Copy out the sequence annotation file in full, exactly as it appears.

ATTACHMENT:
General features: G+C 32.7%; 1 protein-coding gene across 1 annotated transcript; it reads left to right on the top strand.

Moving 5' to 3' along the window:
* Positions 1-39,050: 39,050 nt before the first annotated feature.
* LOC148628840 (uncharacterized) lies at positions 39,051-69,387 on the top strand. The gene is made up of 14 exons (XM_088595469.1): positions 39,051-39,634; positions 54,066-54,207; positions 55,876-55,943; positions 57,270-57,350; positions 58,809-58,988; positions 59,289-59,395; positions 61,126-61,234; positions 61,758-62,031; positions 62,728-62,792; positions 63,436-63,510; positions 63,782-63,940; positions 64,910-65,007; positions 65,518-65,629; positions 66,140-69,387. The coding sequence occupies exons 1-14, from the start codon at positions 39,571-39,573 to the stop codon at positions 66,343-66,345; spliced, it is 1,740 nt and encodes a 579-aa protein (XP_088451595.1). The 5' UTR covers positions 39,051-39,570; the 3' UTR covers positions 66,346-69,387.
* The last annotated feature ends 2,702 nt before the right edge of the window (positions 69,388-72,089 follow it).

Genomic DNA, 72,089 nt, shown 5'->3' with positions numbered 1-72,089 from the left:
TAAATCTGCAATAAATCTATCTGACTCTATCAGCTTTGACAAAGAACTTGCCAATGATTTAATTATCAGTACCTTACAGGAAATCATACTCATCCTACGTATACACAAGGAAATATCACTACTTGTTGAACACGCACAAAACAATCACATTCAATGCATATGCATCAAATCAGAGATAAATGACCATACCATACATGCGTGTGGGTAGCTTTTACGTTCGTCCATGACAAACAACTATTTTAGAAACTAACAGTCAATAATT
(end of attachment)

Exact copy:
General features: G+C 32.7%; 1 protein-coding gene across 1 annotated transcript; it reads left to right on the top strand.

Moving 5' to 3' along the window:
* Positions 1-39,050: 39,050 nt before the first annotated feature.
* LOC148628840 (uncharacterized) lies at positions 39,051-69,387 on the top strand. The gene is made up of 14 exons (XM_088595469.1): positions 39,051-39,634; positions 54,066-54,207; positions 55,876-55,943; positions 57,270-57,350; positions 58,809-58,988; positions 59,289-59,395; positions 61,126-61,234; positions 61,758-62,031; positions 62,728-62,792; positions 63,436-63,510; positions 63,782-63,940; positions 64,910-65,007; positions 65,518-65,629; positions 66,140-69,387. The coding sequence occupies exons 1-14, from the start codon at positions 39,571-39,573 to the stop codon at positions 66,343-66,345; spliced, it is 1,740 nt and encodes a 579-aa protein (XP_088451595.1). The 5' UTR covers positions 39,051-39,570; the 3' UTR covers positions 66,346-69,387.
* The last annotated feature ends 2,702 nt before the right edge of the window (positions 69,388-72,089 follow it).

Genomic DNA, 72,089 nt, shown 5'->3' with positions numbered 1-72,089 from the left:
TAAATCTGCAATAAATCTATCTGACTCTATCAGCTTTGACAAAGAACTTGCCAATGATTTAATTATCAGTACCTTACAGGAAATCATACTCATCCTACGTATACACAAGGAAATATCACTACTTGTTGAACACGCACAAAACAATCACATTCAATGCATATGCATCAAATCAGAGATAAATGACCATACCATACATGCGTGTGGGTAGCTTTTACGTTCGTCCATGACAAACAACTATTTTAGAAACTAACAGTCAATAATT